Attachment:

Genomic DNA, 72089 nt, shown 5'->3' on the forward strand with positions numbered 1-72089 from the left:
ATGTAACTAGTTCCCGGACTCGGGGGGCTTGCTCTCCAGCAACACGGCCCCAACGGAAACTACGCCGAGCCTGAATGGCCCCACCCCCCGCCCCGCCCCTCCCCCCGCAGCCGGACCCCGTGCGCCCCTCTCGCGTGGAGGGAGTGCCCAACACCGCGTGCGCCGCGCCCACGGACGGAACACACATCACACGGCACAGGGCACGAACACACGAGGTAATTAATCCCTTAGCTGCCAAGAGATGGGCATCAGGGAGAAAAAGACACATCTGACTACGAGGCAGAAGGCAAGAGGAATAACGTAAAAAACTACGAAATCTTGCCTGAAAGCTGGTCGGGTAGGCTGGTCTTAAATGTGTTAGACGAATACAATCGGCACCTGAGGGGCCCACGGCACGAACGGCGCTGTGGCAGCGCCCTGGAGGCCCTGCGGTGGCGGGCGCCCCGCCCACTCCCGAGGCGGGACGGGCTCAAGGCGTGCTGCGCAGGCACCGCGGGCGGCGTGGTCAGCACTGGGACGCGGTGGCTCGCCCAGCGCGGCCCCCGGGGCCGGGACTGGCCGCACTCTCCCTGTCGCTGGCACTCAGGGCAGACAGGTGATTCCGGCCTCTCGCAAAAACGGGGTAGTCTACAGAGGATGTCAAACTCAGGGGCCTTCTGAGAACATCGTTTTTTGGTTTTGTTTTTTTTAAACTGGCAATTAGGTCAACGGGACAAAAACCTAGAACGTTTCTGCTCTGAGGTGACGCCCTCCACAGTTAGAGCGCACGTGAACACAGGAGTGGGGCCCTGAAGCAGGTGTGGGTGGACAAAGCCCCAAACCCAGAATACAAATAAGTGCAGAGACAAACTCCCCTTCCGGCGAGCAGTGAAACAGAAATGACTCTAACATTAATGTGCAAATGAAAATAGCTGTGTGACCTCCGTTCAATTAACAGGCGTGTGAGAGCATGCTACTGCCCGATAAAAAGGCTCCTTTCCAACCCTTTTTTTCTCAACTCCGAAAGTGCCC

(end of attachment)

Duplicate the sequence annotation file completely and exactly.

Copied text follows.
Genomic DNA, 72089 nt, shown 5'->3' on the forward strand with positions numbered 1-72089 from the left:
ATGTAACTAGTTCCCGGACTCGGGGGGCTTGCTCTCCAGCAACACGGCCCCAACGGAAACTACGCCGAGCCTGAATGGCCCCACCCCCCGCCCCGCCCCTCCCCCCGCAGCCGGACCCCGTGCGCCCCTCTCGCGTGGAGGGAGTGCCCAACACCGCGTGCGCCGCGCCCACGGACGGAACACACATCACACGGCACAGGGCACGAACACACGAGGTAATTAATCCCTTAGCTGCCAAGAGATGGGCATCAGGGAGAAAAAGACACATCTGACTACGAGGCAGAAGGCAAGAGGAATAACGTAAAAAACTACGAAATCTTGCCTGAAAGCTGGTCGGGTAGGCTGGTCTTAAATGTGTTAGACGAATACAATCGGCACCTGAGGGGCCCACGGCACGAACGGCGCTGTGGCAGCGCCCTGGAGGCCCTGCGGTGGCGGGCGCCCCGCCCACTCCCGAGGCGGGACGGGCTCAAGGCGTGCTGCGCAGGCACCGCGGGCGGCGTGGTCAGCACTGGGACGCGGTGGCTCGCCCAGCGCGGCCCCCGGGGCCGGGACTGGCCGCACTCTCCCTGTCGCTGGCACTCAGGGCAGACAGGTGATTCCGGCCTCTCGCAAAAACGGGGTAGTCTACAGAGGATGTCAAACTCAGGGGCCTTCTGAGAACATCGTTTTTTGGTTTTGTTTTTTTTAAACTGGCAATTAGGTCAACGGGACAAAAACCTAGAACGTTTCTGCTCTGAGGTGACGCCCTCCACAGTTAGAGCGCACGTGAACACAGGAGTGGGGCCCTGAAGCAGGTGTGGGTGGACAAAGCCCCAAACCCAGAATACAAATAAGTGCAGAGACAAACTCCCCTTCCGGCGAGCAGTGAAACAGAAATGACTCTAACATTAATGTGCAAATGAAAATAGCTGTGTGACCTCCGTTCAATTAACAGGCGTGTGAGAGCATGCTACTGCCCGATAAAAAGGCTCCTTTCCAACCCTTTTTTTCTCAACTCCGAAAGTGCCC